The William Castle Film Collection (Sony): Night and fog. The Thames River. A shadowy and portly figure greets viewers: "Hello, my homicidal friends." Hitchcock? Nah, it's just William Castle, that P.T. Barnum of American horror films. Sony's slick box set rounds up the director's essential fright flicks, including "The Tingler," "13 Ghosts," "Straightjacket" and "Dr. Sardonicus." Three of the eight films are making their DVD debuts, while the others have been remastered to the studio's high standards. Castle was known for making fright fun, so be prepared to scream and laugh along with these killer Bs from a half century ago. Start with the ace documentary "Spine Tingler: The William Castle Story" and then go directly to "The Tingler," starring Vincent Price and the world's lamest -- but plenty scary -- movie monster.
Audition (Shout!): Japanese director Takashi Miike's masterpiece, renowned for its mixture of mind-bending horror and lonely-hearts drama. Shout! Factory just updated the title, adding an intro and a new feature-length commentary from the bemused director and his screenwriter. "You may regret watching it," Miike humbly warns viewers. Devotees no doubt wanted to go kiri-kiri-kiri (deeper-deeper-deeper) with a definitive 10th anniversary edition, but Shout's DVD and Blu-ray editions are the best to date. (They include more than an hour's worth of cast interviews and a booklet essay.) The tale is of a lonely widower who uses a movie audition as a ruse for meeting women. He's soon obsessed with a long-haired beauty who comes with plenty of baggage -- stuffed full of instruments of torture. Essential, compelling, sick, heartbreaking ... a modern classic of horror.
An American Werewolf in London (Universal): The studio that first brought us the werewolf does a makeover on Jon Landis' horror-comedy gem from 1981. This was among the last of the makeup horror movies, done by effects wiz Rick Baker -- the transformation scene is his Oscar-winning masterpiece. "American Werewolf" hasn't aged a bit: the rotting corpse guy is still a hoot, the violence has plenty of kick and Jenny Agutter was never more luminous. Plenty of extras, including a new feature-length documentary. The Blu-ray images look quite good considering the original's softness and grain. The super-crisp soundtrack -- filled with all those lunar songs like "Bad Moon Rising" -- will have you howling along. "Moondance" has never sounded better.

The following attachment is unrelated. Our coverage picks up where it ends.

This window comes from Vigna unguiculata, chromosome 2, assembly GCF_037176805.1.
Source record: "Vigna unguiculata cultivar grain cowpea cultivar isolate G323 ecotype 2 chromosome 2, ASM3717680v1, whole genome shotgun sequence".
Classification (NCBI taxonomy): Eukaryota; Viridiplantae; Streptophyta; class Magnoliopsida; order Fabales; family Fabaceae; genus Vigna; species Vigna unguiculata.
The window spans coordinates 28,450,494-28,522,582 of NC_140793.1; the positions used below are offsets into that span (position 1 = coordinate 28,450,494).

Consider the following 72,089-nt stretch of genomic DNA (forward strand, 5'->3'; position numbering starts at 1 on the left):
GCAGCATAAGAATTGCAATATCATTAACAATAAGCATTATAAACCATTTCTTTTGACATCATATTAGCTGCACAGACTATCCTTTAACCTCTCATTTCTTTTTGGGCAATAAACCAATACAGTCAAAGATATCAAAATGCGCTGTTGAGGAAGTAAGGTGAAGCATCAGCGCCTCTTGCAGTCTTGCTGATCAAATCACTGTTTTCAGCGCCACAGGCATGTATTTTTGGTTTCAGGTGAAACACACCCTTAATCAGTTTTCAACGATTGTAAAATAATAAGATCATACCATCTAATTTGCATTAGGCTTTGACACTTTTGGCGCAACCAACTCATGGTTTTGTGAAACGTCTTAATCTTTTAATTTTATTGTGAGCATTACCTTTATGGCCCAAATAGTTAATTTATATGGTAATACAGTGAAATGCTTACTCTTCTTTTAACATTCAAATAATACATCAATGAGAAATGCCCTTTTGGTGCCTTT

Deadgirl (Dark Sky): Ever wonder what it would be like to have sex with a zombie? Me neither, but you'll get an eyeful in this sick piece of business. In a mostly lame year for new horror films, "Deadgirl" returns us to the days when viewers could be equally repulsed and fascinated by a low-budget shocker. A vaguely hot zombie is turned into a sex slave after a couple of high school guys find her chained up in an abandoned mental institution. Jenny Spain turns in some fierce work as the titular dead girl. Those who are offended by, well, pretty much anything that could be shown in a mainstream movie should steer clear. Directors Marcel Sarmiento and Gadi Harel belong on any horror fan's watch list.
Icons of Sci-Fi: Toho Collection (Sony): "Mothra" returns, in glorious Tohoscope. This genre trilogy from Japanese director Ishiro Honda stretches from 1958-1961, prime time for radiation meltdowns, alien invasions and giant monsters from the far East. The rarely seen "Mothra" is the big deal here, finally getting a U.S. release that lives up to its reputation. Sure, Mothra the monster looks like a tube sock (see the Tingler), but the film boasts many fine miniatures and effects. The story concerns a gangster who steals singing fairies from a mysterious island. Mothra comes to their rescue, winning hearts as it levels what's left of Japan. The other movies are "The H-Man" and "Battle From Outer Space," both pretty good. Sour note: Sony went all cheap with the packaging, sticking three discs on the same spindle.